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Time to rethink how to fix software supply chain vulnerabilities

As 2021 drew to a close, many IT teams were in for a rude surprise just before they headed into their year-end holidays.

The Log4Shell vulnerability that hit countless servers across the globe would need urgent remediation, so the experts had their leave frozen and returned to find where to place the band aid.

A year later now, many are still trying to make sure the vulnerability, which affects Java enterprise applications used in so much of today’s modern IT infrastructure, is not lurking somewhere in their systems, ready to spring another surprise this holiday season.

The problem is finding the right place to apply a patch or fix the loophole. By some calculations, more than 35,000 Java packages or 8% in the Maven Central repository, have been impacted by the Log4Shell issue.

Look beyond Java to the many pieces of third-party code that modern IT systems use today and it is easy to imagine what kind of headaches face IT teams today. There is simply too much to sieve through to find a solution, and you cannot fix what you cannot see.

Today, an estimated 40% to 80% of the lines of code in software come from third parties such as libraries, components, and software development kits (SDKs). So, unsurprisingly, by 2025, 45% of organizations worldwide will have experienced attacks on their software supply chains, a three-fold increase from 2021, according to research firm Gartner.

More automation, visibility needed

Today, there is an industry built for cyberattacks, with specialists on the Dark Web ready to take on specific roles in a ransomware attack, from crafting the phishing message to collecting the ransom. If the bad guys have already developed such an elaborate supply chain and weaponized malware as a criminal tool, businesses surely must up their game for their own software supply chain.

What they need are tools that deliver increased automation and offer visibility into their IT systems that they did not have previously. This means being able to find the vulnerabilities in their software supply chain more easily instead of manually searching for them.

What should a vulnerability detection tool help to do? There are so many components in a software supply chain so let’s narrow down to Java software in particular and list the features to look out for:

  • Ongoing detection: Continuously assess application-level exposure to vulnerabilities in production without the need for source code. Compare code run against a Java-specific CVE database.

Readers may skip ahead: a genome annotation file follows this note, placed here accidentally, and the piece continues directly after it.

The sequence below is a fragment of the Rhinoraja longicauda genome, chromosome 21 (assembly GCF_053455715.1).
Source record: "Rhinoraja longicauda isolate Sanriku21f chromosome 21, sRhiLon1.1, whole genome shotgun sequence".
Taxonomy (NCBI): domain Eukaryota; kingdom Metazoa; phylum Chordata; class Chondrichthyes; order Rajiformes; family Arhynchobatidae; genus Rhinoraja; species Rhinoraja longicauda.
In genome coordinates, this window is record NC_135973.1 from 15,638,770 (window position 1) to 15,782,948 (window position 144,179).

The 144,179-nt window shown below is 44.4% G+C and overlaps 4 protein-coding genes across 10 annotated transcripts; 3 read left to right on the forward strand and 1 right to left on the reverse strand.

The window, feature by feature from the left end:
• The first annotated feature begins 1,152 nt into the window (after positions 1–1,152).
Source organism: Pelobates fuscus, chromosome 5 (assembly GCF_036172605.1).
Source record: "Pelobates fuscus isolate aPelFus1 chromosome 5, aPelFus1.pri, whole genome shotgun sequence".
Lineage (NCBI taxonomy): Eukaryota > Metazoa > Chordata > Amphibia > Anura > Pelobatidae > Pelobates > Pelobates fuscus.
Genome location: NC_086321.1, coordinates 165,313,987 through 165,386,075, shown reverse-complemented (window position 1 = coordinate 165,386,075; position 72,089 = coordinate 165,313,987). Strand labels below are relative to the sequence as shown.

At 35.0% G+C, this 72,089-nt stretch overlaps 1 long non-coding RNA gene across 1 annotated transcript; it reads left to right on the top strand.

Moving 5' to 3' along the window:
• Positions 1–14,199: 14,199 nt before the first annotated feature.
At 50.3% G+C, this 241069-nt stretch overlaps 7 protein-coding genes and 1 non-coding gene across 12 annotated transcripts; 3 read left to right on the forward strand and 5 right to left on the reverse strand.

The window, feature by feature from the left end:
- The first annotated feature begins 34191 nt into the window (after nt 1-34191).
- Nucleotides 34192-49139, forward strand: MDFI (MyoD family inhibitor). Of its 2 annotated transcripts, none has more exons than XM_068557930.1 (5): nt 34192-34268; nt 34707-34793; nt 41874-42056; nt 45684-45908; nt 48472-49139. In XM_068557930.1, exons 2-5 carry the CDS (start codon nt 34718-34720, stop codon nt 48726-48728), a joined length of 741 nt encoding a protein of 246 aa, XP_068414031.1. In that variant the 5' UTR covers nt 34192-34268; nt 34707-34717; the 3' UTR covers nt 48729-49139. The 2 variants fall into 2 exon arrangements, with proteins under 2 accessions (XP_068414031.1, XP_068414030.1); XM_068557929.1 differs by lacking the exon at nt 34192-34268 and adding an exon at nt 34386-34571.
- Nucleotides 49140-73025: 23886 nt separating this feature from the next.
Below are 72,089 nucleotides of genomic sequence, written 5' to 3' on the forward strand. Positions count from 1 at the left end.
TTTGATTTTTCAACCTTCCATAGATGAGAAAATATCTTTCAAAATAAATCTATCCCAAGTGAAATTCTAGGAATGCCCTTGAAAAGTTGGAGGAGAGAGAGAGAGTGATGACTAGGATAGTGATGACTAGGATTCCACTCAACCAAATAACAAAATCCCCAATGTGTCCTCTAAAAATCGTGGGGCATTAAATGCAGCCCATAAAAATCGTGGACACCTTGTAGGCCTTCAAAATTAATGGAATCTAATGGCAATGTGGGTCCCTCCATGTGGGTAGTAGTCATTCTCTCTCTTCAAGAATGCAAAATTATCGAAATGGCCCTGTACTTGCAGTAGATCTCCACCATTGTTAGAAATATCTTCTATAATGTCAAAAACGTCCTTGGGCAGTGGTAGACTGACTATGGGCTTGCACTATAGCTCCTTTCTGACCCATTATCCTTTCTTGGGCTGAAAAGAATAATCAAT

• Eliminating false positives: Monitor code executed by the Java runtime (JVM) and generate accurate results that traditional tools do not uncover.
  • Transparent performance: Avoid a performance hit with additional agents that add overheads to the production system. Find a solution that runs in an agentless manner.
  • Thorough checks: Make sure the tool runs across all versions of the Java software found on one’s systems, to avoid missing out on loopholes.
  • Historical traceability: Have a history of components and code used so forensic efforts can be more focused to check if vulnerable code had led to an exploit.

Coping with a complex environment

Ultimately, businesses need better observability and increased automation in an increasingly complex IT environment. Doing things manually is no longer possible. The software that is running in production every day needs to be closely monitored and observed in a highly granular manner as malicious actors increasingly seek to go deeper into the software supply chain to gain access to victims’ systems.

Besides the Log4Shell issue, which was described by the United States Department of Homeland Security as one of the most serious software vulnerabilities in history, cyber attackers have found new ways to penetrate software supply chains. They are a lot more brazen in the way they mount attacks as well.

Earlier this year, users of a Chinese message app, MiMi, were served a fake version spiked with malicious code that could allow an attacker to take over the software remotely. This meant they could spy on what users were chatting about.

What made this remarkable was that the attackers managed to take control of the servers that delivered the app to users. They added code to the app, removed the real version, and tricked victims into downloading and installing the app unknowingly.

While this was not a Java-based issue, it showed how serious software supply chain vulnerabilities have become in recent years and how difficult it was to stem the tide against such attacks.

There is also the issue of trust. Much of today’s digital services depend on a multitude of third-party software suppliers, from open-source repositories (where attackers can also plant malicious code) to packaged apps that are installed on devices in an enterprise.

Against this backdrop, businesses need to adopt a smarter way to ensure that their digital efforts do not get derailed. It’s important too that they should not get bogged down by security measures that are too onerous and damage the customer experience.

They should seek out streamlined solutions that can automatically detect threats without slowing performance, thus developing the agility that’s needed in a competitive market.

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